Designing a Learner Journey for Developing Leaders
With effective leadership development, employees at all levels can become better individual contributors and managers. But to get them there, you’ll need to figure out what behaviors they need to change and what will motivate them to do so. You’ll also need to provide a learner journey that helps them retain new knowledge and put it into practice. So, how can you create an effective learner path for your leadership development?
The Leadership Journey
Planning Your Journey
Before you begin planning your learner path, you’ll need to identify the gaps between your learners’ current behaviors and the behaviors you want them to have in the future. A needs analysis consisting of data gathered from your employees followed by an effective training plan will be helpful. These analyses can consist of interviews, site visits, focus groups, and surveys of information about your employees’ knowledge base, behaviors and skills, and motivation. In other words, a needs analysis can help you discover what your employees know, how they act, and what will motivate them to change.
Once you have a sense of which behaviors your learners need to change, you can begin planning out your learner path using performance mapping. Performance mapping takes information about learner knowledge, behavior, and motivation as well as information about what needs to change to increase performance and transforms it into training-specific learning objectives. Those learning objectives then define the training and performance management plan. From there, you can start to figure out an effective learner path.
The Learner Path
Now that you’ve analyzed your learners’ needs and figured out your learning objectives, it’s time to start breaking down your goals into smaller pieces to plan out your training and your learner journey. The most effective learner path will have a blended learning approach comprised of multiple training modalities such as web-based training, instructor-led training, mentoring, social learning, and self-driven reinforcement activities.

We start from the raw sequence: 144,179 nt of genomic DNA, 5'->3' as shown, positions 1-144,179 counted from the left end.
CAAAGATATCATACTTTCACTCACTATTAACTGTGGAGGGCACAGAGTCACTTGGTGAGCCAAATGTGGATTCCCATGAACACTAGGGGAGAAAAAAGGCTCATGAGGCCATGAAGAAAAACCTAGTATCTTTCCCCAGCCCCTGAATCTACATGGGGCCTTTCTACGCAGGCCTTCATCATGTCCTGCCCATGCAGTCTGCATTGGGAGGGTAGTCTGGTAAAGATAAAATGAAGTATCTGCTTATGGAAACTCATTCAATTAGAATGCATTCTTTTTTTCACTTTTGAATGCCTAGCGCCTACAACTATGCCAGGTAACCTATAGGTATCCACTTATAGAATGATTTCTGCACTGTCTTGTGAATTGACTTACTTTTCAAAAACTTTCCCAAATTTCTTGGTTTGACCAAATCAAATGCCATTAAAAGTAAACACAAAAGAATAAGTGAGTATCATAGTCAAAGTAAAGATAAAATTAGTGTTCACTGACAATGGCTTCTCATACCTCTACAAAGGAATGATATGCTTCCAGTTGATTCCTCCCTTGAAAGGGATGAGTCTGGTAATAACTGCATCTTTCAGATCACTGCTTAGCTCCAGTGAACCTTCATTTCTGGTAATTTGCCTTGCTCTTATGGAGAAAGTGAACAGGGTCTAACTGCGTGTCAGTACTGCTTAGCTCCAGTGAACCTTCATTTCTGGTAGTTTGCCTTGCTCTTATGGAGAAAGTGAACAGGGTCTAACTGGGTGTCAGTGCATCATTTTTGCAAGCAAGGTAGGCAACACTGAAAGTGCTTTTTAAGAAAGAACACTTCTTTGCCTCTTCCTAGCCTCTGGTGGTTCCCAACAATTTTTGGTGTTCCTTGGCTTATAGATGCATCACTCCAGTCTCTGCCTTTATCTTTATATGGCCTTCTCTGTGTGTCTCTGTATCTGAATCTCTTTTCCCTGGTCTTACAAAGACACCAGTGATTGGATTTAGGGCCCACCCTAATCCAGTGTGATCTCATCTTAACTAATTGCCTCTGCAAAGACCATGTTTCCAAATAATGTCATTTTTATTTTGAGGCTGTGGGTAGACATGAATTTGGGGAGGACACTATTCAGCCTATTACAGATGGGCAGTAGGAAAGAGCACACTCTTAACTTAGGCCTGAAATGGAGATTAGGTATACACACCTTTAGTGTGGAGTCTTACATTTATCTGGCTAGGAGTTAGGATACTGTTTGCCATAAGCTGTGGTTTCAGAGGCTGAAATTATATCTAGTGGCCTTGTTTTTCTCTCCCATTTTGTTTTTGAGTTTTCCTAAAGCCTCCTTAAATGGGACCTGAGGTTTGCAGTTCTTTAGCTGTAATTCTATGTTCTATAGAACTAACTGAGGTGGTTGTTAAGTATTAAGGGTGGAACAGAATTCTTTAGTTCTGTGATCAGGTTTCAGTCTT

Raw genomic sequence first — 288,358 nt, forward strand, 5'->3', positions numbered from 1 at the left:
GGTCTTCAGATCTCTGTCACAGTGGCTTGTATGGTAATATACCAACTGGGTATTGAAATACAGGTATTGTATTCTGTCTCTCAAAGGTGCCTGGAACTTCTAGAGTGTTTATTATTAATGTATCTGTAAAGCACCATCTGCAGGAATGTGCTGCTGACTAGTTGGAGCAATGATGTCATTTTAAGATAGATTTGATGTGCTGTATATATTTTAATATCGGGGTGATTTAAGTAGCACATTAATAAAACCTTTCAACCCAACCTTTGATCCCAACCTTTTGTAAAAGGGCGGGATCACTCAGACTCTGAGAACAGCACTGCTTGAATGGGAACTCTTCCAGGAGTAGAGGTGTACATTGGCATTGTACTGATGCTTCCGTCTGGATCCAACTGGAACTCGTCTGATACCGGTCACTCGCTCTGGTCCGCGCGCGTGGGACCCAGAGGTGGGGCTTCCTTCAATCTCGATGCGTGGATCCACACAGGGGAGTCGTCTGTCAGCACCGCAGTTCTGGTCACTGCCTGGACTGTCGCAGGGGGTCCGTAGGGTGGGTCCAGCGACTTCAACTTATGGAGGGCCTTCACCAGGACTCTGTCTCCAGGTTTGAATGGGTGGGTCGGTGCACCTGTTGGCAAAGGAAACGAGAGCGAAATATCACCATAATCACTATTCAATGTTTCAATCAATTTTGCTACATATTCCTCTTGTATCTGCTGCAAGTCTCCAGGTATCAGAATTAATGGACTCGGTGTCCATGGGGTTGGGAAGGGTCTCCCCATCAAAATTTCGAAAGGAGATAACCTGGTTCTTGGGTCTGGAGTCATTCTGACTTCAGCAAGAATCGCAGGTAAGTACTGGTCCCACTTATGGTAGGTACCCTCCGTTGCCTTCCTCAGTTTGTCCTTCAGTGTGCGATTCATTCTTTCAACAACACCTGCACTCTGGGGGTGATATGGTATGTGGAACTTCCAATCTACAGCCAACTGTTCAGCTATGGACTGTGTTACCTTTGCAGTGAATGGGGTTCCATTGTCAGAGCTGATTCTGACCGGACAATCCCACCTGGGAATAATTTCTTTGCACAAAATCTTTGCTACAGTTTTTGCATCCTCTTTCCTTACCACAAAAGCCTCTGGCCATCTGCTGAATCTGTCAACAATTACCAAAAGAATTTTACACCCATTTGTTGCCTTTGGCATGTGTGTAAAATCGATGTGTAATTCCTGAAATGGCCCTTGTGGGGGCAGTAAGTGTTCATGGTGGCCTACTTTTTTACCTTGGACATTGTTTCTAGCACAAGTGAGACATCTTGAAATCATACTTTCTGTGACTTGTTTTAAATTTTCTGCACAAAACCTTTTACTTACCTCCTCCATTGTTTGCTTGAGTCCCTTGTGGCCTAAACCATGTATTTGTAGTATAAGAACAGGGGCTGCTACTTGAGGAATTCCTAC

While considering your learner journey, it’s also vital to divide information into small, digestible pieces. Regardless of the size or timeframe of your training, remember to let your employees learn, practice, apply, and repeat.
- Learn: Provide information about a specific topic or skill.
- Practice: Let your learner practice their new skill in a safe environment, such as a simulation.
- Apply: Encourage your learner to apply their new skill in a real-life work environment.
- Repeat: Once your learner has mastered a more basic topic or skill, she can move on to more complex information and repeat the process.
When designing the leadership training for Communities in Schools (CIS), AllenComm created a learner path that used multiple modalities and divided information into smaller doses. The CIS training used both instructor-led and interactive web-based training so their budding leaders would encounter information in multiple ways, allowing greater retention of ideas. Additionally, the CIS leadership training allowed learners to practice new concepts in scenarios during the training then provided clear ways to implement new ideas at work.
When designing a learner journey, first plan ahead for your learner path: analyze your employees’ needs and build a performance map to define your learning objectives. Then ensure your learner journey includes a blended learning approach and divide information into small digestible pieces. Let your employees learn, practice, apply, and repeat. With an effective learner journey, you’ll help transform good managers into great leaders.